- Action items should be scheduled up to a week in advance. Day-of plans are unacceptable except for in the case of an emergency. Most emergencies can be avoided if procrastination is eliminated.
- The main organization launching the chain should consider launching 21 (or an appropriate number) of temporary block producers so that the chain can run without losing consensus.
- The 'eosio' producer (or, renamed master producer, if applicable) can be paused. The chain should go live before the public launch date and be paused to allow all other block producers to sync up without making "catching up" necessary. Resuming the chain should be planned in advance so that all block producers can register and be added to the schedule (and then the temporary block producers mentioned above can be phased out). Failure to perform these steps can easily lead to a lack in consensus.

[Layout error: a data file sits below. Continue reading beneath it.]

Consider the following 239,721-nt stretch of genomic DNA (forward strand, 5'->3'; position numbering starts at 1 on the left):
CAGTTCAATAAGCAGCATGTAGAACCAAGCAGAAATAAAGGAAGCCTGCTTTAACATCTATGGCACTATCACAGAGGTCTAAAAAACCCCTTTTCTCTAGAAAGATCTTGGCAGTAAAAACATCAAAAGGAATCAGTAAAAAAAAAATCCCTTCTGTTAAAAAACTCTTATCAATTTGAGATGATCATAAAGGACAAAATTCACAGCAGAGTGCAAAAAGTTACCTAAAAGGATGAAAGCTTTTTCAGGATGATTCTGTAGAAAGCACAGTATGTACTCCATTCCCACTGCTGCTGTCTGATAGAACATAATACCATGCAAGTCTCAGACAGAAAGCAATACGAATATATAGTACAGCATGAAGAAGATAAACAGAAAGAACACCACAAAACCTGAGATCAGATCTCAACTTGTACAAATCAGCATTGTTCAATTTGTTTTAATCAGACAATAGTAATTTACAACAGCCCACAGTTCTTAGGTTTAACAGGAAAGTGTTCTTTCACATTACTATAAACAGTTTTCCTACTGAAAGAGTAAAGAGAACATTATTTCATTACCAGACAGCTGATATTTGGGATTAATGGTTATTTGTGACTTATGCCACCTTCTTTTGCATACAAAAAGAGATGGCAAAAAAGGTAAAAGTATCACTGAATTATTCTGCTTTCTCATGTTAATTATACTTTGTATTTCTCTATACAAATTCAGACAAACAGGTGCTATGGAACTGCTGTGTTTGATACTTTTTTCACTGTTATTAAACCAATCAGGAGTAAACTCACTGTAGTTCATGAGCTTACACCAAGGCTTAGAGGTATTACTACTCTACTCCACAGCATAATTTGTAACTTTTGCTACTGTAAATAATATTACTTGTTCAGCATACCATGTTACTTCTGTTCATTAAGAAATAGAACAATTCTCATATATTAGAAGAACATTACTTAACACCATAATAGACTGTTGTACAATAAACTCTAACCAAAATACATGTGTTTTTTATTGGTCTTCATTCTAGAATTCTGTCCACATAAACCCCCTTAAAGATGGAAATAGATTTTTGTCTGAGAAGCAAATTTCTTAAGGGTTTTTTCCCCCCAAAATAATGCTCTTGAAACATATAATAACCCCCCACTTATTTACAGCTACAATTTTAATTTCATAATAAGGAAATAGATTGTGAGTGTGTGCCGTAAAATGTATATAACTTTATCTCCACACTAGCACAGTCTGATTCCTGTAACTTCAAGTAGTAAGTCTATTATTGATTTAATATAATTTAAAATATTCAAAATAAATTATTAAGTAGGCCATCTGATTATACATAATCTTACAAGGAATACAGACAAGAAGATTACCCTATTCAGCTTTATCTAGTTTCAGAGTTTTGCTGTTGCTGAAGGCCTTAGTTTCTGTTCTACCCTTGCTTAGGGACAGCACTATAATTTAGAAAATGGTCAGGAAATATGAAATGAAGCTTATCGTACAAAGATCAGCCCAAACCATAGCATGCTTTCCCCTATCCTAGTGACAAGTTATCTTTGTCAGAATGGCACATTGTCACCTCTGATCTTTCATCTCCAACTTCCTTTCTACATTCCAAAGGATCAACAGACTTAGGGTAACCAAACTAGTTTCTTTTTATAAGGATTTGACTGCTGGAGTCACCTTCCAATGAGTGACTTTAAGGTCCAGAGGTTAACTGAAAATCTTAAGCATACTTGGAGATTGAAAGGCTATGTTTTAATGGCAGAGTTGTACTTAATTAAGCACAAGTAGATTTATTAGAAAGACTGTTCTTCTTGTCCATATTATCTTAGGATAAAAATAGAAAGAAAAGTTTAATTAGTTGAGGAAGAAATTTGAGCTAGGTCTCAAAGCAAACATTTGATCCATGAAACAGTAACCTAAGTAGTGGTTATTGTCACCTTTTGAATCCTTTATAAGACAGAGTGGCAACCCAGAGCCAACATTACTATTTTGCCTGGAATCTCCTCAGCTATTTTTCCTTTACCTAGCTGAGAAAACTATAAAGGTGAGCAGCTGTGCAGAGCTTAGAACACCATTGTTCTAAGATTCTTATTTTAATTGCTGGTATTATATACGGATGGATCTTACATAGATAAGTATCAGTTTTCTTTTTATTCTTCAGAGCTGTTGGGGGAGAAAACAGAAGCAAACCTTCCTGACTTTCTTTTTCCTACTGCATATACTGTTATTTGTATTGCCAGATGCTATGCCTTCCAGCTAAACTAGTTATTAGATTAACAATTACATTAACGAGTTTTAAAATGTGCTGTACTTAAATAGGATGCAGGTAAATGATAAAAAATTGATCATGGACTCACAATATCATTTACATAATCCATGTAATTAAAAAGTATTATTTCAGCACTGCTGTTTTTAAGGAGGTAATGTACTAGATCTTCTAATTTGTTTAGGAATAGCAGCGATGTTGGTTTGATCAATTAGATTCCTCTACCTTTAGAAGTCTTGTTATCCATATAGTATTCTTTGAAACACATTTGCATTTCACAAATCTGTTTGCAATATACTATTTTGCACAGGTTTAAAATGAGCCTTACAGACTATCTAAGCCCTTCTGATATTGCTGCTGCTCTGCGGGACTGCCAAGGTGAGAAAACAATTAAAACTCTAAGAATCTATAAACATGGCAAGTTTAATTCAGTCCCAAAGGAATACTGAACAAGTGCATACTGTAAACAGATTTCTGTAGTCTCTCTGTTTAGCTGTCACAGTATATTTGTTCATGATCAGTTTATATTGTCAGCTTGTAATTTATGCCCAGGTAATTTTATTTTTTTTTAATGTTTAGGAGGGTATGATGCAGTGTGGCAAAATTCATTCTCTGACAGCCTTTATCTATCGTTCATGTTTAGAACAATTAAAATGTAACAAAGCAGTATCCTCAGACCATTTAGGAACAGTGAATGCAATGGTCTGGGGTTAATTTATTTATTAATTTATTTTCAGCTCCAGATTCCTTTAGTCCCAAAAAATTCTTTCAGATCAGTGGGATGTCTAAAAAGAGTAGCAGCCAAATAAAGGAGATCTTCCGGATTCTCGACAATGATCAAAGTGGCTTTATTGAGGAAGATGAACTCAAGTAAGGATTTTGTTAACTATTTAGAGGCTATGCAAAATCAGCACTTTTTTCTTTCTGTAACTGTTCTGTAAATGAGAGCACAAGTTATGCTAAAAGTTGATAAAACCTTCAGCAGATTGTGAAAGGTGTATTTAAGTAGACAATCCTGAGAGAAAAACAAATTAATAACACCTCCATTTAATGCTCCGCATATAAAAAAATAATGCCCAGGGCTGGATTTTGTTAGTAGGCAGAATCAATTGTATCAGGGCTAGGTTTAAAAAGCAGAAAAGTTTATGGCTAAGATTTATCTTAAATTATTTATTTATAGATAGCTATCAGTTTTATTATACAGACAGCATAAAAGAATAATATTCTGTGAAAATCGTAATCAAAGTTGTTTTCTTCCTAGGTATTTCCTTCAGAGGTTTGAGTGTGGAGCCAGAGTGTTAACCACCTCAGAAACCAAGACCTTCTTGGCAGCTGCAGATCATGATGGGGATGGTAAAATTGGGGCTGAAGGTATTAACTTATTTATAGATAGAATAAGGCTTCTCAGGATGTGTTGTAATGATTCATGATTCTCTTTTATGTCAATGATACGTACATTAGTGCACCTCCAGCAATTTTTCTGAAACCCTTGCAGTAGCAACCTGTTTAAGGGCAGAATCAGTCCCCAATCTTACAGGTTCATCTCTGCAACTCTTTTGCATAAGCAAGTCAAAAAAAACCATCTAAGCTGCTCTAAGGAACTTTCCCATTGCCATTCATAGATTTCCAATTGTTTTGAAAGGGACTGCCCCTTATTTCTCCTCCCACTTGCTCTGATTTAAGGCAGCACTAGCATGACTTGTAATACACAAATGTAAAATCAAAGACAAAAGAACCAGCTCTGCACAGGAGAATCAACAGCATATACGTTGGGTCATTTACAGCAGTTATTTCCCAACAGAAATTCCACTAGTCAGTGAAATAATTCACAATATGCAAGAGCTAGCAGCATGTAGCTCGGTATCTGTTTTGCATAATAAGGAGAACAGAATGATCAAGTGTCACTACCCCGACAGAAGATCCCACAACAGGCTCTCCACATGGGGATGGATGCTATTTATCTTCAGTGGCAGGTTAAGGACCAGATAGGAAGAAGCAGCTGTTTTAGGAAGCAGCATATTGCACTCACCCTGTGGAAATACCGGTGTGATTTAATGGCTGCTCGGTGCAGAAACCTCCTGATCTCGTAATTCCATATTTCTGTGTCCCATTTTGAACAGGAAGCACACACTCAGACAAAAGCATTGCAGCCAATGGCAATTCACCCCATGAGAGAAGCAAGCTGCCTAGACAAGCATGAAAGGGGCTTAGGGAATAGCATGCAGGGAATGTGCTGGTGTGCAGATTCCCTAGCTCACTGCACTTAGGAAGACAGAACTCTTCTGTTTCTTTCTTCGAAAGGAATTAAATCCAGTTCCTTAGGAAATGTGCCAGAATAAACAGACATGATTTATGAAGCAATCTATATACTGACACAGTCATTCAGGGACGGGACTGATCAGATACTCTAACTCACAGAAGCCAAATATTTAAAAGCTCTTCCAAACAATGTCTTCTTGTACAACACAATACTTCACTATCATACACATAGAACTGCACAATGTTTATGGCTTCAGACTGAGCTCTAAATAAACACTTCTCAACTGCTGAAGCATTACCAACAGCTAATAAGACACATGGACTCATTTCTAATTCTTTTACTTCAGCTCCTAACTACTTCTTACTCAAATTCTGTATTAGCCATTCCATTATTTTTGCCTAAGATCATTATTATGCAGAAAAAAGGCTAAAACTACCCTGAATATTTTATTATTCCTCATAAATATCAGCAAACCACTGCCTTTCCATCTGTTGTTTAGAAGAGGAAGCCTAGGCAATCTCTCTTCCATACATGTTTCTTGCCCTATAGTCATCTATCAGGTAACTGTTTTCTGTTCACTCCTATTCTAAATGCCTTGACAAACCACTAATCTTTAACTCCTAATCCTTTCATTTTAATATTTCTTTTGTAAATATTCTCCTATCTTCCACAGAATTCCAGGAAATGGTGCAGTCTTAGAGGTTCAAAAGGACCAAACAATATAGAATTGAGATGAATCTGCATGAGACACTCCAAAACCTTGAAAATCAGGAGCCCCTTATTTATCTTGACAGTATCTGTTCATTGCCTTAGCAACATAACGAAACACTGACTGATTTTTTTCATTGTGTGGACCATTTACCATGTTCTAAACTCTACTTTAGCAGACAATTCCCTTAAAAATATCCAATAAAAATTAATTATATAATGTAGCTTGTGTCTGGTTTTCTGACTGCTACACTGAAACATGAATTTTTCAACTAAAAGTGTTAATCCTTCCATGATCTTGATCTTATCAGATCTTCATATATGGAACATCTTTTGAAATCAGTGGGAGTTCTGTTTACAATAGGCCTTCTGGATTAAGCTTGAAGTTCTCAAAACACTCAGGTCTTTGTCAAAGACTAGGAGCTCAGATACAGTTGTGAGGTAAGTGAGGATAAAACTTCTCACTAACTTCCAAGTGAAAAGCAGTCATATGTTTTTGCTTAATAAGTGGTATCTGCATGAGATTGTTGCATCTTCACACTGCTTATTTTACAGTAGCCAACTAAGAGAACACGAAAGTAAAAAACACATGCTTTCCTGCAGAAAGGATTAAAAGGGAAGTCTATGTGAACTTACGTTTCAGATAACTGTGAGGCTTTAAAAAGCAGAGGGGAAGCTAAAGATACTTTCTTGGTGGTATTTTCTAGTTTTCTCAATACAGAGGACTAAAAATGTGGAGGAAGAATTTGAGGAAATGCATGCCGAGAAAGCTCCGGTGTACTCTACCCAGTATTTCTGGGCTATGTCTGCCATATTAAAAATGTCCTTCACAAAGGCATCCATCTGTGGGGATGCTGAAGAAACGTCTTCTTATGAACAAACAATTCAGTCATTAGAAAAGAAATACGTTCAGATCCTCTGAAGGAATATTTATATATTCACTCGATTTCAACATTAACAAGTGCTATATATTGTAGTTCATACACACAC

Best practices need to be implemented from the get-go. I'm not really going to cover the low-level security practices that systems administrator need to consider, but organizations launching code forks should consider the following:
- Initial block producers should run under a VPN. Some code forks have utilized Wireguard for their VPN solution. It's incredibly new, but it seems to have worked quite well for some of the more popular forks.
- Initial block producers should consider DDoS-mitigation services like CloudFlare and patroneos, and load balancers like haproxy.
- Best practices in wallet security should be practiced. It should be encouraged that block producers adhere to standard EOS.IO security practices, like ensuring that "owner" and "active" keys are different, ensuring that there is a separate "claim" permission, and ensuring that block producers don't use or keep their wallets on the machines containing their nodeos instances.
I'm sure that the above points would appear common knowledge to most who are deep in the EOS.IO space, and certainly I only skim the surface as far as best practices go, particularly in the realm of security. That being said, one might be surprised in how disorganized certain chains are run. I hope that these notes are considered by any who plan to launch code forks in the future.